In Aragón driving from Pamplona to Jaca in the shadow of the Pyrenees on the N-240 there was a little mystery village on the left as I neared the end of the huge blue Yesa Reservoir corralling the waters of the Aragón River. The road to the village was rutted, dusty and meandering. No one was in sight and the stone houses were disassembling, falling back into the ground from whence they came.
But what happened to this particular village? Was this like the old village of Belchite also in Aragón? Belchite. Where in the late summer of 1937 a Spanish Civil War battle laid waste to the whole town, destroying it completely. Belchite the village that Franco designated as a monument of war to be left untouched, in ruins, as a lethal reminder of uprisings and militias.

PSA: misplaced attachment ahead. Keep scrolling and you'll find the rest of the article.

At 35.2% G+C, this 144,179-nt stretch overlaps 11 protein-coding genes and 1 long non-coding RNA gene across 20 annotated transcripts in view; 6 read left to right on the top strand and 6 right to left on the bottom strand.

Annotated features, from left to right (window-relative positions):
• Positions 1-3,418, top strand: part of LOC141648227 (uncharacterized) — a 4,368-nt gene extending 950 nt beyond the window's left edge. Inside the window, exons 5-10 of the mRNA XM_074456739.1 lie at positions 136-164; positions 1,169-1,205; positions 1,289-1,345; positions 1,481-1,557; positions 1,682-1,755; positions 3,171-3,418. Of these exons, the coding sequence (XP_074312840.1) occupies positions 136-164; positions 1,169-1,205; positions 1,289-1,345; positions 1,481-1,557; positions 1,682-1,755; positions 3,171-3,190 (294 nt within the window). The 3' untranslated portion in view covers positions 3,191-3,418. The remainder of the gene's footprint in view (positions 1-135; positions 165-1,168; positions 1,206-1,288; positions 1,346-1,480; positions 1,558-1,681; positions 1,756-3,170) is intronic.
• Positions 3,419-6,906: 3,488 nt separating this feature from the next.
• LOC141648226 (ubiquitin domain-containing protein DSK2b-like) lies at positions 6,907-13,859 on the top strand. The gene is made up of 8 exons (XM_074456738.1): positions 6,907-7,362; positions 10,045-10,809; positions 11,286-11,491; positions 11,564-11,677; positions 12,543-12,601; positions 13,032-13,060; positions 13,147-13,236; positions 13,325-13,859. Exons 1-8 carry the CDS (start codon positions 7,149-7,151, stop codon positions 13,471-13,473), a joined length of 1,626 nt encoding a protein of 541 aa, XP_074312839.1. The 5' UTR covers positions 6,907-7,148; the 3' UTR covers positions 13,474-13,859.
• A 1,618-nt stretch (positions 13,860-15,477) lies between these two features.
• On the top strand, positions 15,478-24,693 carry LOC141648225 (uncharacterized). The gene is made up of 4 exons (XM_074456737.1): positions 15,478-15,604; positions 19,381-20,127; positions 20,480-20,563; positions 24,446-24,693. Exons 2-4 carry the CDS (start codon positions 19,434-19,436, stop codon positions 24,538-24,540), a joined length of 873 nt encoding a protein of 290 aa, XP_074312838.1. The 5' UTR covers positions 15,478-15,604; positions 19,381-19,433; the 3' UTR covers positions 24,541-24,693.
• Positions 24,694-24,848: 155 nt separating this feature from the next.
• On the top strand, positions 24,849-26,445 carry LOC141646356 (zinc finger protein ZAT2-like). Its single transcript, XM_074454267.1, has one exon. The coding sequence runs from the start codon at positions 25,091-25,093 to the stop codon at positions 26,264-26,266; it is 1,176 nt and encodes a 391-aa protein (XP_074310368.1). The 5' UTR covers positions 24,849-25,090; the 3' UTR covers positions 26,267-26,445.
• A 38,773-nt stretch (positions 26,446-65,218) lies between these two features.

Or was this like the old village of Openso? Openso in Galicia, like nearly 3,000 other Spanish villages depopulated by young people decamping to cities to make a modern leaving; leaving the old and ultimately the village to be no more. (Actually, just a year ago you could buy the hamlet of Lugo in Galicia, for a small price, if you performed the mandatory renovations of the four houses, mill, granary and barn.)
It wasn’t until later I discovered that this village was Esco and that the Yesa Reservoir is what happened. From the medieval times until the 1950s, it was considered one of the more beautiful villages in the area with productive arable soil on the banks of the Aragón River. In the mid-50s the fertile farmland was to become the Yesa Reservoir once a dam project was completed. With the agricultural roots and livelihood destroyed, people moved on.
Now, Esco sitting on a slight hill, the high Pyrenees beyond, is a reminder of a different Spain in a different age when rural villages and their centuries old rituals reigned.
You can stop and wander the ruins carefully if you are so inclined.